A 19th-century print offers a fanciful depiction of the desperate fighting along the Orange Plank on the second day of the Battle of the Wilderness. Although the battle ended in a draw with both sides suffering heavy casualties, the Army of the Potomac under the watchful eye of Commander-in-Chief Lt. Gen. Ulysses S. Grant chose not to retreat, but continue south.

Rapidan River

James Longstreet’s Daring Advance

By Arnold Blumberg

The column of Confederates marched east as quietly as possible along the bed of an unfinished railroad that knifed through the Wilderness south of the Rapidan River shortly before midday on May 6, 1864. Read more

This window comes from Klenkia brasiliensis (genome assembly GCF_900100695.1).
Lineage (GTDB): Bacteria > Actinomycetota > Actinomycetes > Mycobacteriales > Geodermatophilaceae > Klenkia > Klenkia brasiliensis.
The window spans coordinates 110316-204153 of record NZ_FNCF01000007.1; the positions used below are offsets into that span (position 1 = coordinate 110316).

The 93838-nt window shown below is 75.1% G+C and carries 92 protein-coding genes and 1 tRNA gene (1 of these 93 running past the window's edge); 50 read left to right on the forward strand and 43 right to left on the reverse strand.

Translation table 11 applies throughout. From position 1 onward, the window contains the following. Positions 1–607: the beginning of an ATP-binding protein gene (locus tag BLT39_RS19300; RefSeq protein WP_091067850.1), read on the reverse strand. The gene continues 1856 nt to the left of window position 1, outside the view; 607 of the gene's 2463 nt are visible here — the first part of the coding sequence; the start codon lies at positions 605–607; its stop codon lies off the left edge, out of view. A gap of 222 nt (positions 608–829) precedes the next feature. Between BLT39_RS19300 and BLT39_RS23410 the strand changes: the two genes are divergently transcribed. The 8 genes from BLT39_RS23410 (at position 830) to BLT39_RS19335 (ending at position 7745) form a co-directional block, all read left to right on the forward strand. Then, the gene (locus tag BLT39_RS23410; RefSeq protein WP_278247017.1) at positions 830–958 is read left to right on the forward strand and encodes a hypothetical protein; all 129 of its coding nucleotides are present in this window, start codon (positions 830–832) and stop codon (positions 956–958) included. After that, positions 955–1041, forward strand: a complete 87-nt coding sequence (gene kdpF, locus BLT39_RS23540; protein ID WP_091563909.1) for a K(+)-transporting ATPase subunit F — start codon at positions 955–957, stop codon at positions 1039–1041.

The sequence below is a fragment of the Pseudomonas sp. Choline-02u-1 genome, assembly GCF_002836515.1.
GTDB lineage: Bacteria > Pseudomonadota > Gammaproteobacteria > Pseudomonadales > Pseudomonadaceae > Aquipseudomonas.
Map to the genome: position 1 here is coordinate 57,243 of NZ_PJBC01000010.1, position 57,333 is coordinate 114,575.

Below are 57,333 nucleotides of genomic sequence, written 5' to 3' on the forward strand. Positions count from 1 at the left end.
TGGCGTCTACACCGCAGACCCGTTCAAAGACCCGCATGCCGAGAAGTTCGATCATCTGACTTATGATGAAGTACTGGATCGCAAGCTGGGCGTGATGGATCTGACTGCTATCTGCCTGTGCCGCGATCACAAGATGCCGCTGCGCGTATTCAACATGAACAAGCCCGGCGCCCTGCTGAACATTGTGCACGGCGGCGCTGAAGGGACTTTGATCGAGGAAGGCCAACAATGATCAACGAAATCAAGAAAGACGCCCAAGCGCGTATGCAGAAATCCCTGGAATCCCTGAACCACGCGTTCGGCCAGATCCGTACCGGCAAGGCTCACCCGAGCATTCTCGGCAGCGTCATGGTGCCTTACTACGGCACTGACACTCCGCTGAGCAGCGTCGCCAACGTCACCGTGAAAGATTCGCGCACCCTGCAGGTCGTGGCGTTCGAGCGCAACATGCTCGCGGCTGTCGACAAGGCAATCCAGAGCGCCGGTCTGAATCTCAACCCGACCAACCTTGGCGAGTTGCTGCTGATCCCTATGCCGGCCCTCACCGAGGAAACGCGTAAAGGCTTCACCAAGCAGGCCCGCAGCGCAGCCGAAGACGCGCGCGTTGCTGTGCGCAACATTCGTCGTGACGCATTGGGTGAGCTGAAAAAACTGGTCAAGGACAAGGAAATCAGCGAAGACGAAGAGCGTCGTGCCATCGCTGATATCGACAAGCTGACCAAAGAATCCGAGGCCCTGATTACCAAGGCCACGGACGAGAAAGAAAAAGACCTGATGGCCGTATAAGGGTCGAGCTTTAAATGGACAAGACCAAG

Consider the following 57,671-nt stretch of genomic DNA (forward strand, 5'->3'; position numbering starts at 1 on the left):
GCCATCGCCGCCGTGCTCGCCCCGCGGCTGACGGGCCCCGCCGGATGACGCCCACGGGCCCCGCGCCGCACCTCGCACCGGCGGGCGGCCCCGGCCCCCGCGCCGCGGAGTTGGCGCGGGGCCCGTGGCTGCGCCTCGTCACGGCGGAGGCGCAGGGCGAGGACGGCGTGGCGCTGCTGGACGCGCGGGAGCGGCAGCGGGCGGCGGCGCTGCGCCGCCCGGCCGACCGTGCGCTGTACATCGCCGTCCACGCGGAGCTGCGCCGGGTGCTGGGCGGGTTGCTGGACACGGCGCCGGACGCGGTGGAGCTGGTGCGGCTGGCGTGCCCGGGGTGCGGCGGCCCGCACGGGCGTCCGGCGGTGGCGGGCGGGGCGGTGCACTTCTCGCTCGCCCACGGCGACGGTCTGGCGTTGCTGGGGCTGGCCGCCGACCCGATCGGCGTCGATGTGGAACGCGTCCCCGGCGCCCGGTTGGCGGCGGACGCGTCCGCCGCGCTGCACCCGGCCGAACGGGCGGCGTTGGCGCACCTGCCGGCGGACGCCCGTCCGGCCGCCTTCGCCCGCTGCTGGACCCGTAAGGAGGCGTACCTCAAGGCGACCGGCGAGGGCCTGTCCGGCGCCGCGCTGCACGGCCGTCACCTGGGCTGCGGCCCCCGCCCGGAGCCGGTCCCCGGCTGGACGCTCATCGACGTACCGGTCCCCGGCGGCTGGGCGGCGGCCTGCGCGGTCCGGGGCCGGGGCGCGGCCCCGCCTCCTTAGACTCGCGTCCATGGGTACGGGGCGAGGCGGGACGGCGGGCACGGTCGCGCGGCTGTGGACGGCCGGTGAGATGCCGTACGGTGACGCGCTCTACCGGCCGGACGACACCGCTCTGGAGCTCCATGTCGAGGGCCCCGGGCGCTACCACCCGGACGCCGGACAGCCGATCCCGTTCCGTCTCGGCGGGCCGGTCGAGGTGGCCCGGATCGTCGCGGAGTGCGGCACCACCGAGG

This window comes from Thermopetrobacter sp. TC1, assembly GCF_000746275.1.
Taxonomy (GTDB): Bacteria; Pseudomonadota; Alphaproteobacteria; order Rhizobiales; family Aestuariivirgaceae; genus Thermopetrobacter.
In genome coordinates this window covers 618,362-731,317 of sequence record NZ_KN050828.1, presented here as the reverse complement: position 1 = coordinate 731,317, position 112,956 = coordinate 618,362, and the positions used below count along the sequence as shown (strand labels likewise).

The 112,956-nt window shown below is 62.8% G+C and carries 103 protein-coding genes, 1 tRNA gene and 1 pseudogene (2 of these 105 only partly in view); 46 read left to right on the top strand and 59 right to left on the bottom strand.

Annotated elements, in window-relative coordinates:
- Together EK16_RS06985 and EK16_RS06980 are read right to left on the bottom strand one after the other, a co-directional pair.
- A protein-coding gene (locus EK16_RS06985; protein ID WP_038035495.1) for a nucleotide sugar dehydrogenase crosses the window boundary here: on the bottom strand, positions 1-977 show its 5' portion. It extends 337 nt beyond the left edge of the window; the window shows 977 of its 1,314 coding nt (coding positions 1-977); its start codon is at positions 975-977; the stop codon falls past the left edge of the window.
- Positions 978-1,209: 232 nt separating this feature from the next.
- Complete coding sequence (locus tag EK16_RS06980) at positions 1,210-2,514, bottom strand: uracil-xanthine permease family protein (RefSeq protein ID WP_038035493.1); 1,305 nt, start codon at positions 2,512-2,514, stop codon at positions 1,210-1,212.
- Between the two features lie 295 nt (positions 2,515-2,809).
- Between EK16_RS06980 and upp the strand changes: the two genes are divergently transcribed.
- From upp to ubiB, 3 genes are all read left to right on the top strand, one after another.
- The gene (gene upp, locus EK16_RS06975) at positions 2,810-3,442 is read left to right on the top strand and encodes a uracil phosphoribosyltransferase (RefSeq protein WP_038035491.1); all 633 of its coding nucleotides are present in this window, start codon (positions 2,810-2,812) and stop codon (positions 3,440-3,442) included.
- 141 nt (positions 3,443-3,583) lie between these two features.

Rapidan River

A Murderous Order at Culp’s Hill

By Joshua Sheperd

Although Union Colonel Silas Colgrove had previously led his men through some of the most horrific fighting in the eastern theater of the Civil War, the order he received on the morning of July 3, 1863, in the woods near Culp’s Hill at Gettysburg, was the most unnerving he had ever received. Read more

The Irish Rifles (37th New York Volunteers) fought with courage and discipline at the Battle of Chancellorsville.

Rapidan River

The Irish Rifles At the Battle of Chancellorsville

By Kevin M. O’Beirne

The city of New York provided more regiments than did many states during the Civil War, and the deeds of several of its regiments, such as the 9th New York “Hawkins’s Zouaves,” 39th New York “Garibaldi Guard,” and 42nd New York “Tammany Regiment” are well known. Read more